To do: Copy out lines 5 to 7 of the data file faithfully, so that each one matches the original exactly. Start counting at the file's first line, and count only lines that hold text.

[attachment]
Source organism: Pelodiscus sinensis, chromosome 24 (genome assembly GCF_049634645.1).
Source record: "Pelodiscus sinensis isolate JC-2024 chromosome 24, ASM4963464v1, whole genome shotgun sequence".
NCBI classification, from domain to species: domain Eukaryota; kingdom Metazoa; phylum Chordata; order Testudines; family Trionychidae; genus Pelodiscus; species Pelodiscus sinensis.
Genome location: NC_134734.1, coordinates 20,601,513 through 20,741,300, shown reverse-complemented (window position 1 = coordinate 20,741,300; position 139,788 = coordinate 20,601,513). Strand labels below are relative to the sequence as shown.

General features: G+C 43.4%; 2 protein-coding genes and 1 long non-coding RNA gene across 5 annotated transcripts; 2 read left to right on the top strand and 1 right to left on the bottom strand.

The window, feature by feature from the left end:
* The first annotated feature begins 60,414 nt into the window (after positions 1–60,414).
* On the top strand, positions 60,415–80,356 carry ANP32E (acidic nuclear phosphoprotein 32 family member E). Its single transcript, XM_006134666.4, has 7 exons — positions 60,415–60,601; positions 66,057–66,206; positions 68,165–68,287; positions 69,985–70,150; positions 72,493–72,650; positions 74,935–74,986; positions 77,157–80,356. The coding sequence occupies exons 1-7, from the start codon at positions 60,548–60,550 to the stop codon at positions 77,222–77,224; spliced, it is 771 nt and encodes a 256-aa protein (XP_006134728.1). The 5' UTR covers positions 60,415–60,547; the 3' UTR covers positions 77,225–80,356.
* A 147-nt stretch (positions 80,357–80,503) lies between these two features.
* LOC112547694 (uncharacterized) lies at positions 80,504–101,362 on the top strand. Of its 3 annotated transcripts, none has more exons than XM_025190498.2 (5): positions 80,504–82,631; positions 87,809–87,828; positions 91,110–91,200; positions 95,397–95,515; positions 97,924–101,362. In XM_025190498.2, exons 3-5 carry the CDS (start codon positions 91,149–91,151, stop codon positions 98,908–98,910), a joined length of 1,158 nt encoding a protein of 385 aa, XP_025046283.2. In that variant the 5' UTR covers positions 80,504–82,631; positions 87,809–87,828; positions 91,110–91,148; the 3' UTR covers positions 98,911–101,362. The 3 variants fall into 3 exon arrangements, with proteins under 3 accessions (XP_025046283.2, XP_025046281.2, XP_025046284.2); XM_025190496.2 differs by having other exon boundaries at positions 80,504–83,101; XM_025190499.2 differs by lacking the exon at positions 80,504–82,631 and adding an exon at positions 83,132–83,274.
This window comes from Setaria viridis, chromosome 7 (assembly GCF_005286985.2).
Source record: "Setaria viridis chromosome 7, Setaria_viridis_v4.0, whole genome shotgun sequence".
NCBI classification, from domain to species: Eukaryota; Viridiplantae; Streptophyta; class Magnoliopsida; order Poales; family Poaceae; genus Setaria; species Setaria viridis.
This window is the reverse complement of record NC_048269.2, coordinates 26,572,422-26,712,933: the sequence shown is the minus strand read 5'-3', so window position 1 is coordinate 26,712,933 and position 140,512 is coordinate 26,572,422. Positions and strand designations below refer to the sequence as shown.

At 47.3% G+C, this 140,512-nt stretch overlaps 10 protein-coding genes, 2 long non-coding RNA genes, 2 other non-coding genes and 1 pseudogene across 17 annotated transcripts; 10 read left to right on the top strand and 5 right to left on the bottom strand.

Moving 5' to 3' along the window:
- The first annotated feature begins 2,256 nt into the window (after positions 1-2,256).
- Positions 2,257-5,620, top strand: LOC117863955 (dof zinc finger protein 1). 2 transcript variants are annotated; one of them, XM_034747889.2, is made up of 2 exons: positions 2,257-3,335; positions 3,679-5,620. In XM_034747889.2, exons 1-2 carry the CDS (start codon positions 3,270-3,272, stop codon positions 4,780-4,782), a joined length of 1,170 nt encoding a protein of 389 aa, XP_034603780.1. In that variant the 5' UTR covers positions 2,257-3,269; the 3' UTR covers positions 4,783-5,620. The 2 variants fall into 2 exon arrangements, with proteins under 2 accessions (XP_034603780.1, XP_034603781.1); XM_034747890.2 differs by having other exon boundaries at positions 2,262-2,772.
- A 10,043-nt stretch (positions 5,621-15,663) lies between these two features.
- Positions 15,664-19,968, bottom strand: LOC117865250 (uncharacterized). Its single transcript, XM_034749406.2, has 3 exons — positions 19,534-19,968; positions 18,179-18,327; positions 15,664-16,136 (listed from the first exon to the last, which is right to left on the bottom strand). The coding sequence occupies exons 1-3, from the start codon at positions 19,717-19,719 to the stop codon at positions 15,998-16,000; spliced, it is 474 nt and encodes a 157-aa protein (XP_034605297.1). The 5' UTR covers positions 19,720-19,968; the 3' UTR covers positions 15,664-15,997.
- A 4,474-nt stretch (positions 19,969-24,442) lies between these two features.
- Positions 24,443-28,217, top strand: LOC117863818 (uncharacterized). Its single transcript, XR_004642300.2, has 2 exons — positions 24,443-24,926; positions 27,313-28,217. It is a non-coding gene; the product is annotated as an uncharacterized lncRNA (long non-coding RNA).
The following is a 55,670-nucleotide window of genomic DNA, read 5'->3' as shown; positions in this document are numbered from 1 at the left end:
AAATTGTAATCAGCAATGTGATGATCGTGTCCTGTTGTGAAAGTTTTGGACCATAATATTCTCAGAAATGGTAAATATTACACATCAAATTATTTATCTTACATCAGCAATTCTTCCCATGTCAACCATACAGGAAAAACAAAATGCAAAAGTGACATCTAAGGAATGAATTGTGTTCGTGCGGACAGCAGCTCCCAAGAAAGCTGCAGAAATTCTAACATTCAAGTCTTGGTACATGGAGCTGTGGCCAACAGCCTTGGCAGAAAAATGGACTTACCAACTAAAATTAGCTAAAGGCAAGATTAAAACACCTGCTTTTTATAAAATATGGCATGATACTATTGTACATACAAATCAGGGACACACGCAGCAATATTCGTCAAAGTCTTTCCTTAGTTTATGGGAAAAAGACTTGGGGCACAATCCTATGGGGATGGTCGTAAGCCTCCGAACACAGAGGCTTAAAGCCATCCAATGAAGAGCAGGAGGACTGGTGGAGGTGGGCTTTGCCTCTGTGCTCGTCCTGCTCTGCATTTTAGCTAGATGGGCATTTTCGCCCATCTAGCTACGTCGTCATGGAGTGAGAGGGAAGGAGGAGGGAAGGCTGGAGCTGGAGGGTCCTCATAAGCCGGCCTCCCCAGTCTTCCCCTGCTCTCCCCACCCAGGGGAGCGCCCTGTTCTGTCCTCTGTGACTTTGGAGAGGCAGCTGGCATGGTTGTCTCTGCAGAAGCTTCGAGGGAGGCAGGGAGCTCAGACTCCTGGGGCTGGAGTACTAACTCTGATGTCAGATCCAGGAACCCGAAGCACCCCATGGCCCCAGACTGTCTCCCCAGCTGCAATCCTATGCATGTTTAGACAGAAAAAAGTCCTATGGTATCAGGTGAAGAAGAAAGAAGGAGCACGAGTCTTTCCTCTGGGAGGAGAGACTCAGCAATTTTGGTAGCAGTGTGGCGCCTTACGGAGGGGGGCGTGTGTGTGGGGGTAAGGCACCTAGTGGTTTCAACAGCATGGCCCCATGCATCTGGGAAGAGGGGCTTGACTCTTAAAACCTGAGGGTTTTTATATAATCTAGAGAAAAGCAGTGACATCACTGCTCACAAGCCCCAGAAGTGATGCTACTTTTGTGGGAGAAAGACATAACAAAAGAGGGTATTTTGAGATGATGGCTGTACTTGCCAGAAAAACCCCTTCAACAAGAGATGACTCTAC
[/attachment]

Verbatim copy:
General features: G+C 43.4%; 2 protein-coding genes and 1 long non-coding RNA gene across 5 annotated transcripts; 2 read left to right on the top strand and 1 right to left on the bottom strand.

The window, feature by feature from the left end:
* The first annotated feature begins 60,414 nt into the window (after positions 1–60,414).